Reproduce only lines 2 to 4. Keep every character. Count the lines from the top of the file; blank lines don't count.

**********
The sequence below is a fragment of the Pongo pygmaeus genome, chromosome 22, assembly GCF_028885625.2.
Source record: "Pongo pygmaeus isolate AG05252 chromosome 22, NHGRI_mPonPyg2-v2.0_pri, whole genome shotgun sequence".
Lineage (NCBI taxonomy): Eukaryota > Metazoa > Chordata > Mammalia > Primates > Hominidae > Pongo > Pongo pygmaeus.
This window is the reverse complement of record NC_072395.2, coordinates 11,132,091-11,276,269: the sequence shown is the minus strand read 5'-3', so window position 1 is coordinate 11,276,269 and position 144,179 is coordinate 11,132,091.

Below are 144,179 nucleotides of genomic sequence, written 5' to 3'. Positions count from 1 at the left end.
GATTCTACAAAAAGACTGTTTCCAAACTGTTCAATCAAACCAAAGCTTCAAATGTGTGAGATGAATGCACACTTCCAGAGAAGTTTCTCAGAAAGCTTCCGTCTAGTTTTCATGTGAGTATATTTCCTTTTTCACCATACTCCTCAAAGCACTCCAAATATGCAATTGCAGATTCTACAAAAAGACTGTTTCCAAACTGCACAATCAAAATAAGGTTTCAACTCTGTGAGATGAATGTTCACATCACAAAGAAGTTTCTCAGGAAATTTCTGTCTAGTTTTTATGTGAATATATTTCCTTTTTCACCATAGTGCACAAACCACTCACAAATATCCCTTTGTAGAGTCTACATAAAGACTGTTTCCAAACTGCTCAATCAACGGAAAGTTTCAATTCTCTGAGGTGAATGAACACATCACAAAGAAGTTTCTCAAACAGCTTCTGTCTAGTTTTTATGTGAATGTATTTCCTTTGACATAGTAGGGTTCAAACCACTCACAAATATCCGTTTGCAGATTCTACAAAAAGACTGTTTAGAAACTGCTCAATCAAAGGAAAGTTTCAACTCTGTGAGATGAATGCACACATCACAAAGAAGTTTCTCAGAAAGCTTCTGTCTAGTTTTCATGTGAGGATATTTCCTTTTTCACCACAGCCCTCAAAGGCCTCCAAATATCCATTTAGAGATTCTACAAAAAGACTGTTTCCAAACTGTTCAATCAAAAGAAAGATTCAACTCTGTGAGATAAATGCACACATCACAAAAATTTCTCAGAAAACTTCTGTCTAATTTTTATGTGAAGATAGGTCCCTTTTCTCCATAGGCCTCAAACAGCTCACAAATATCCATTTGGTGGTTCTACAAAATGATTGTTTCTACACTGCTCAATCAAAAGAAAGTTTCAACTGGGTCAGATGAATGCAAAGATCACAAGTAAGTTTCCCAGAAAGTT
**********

Source record: "Pongo pygmaeus isolate AG05252 chromosome 22, NHGRI_mPonPyg2-v2.0_pri, whole genome shotgun sequence".
Lineage (NCBI taxonomy): Eukaryota > Metazoa > Chordata > Mammalia > Primates > Hominidae > Pongo > Pongo pygmaeus.
This window is the reverse complement of record NC_072395.2, coordinates 11,132,091-11,276,269: the sequence shown is the minus strand read 5'-3', so window position 1 is coordinate 11,276,269 and position 144,179 is coordinate 11,132,091.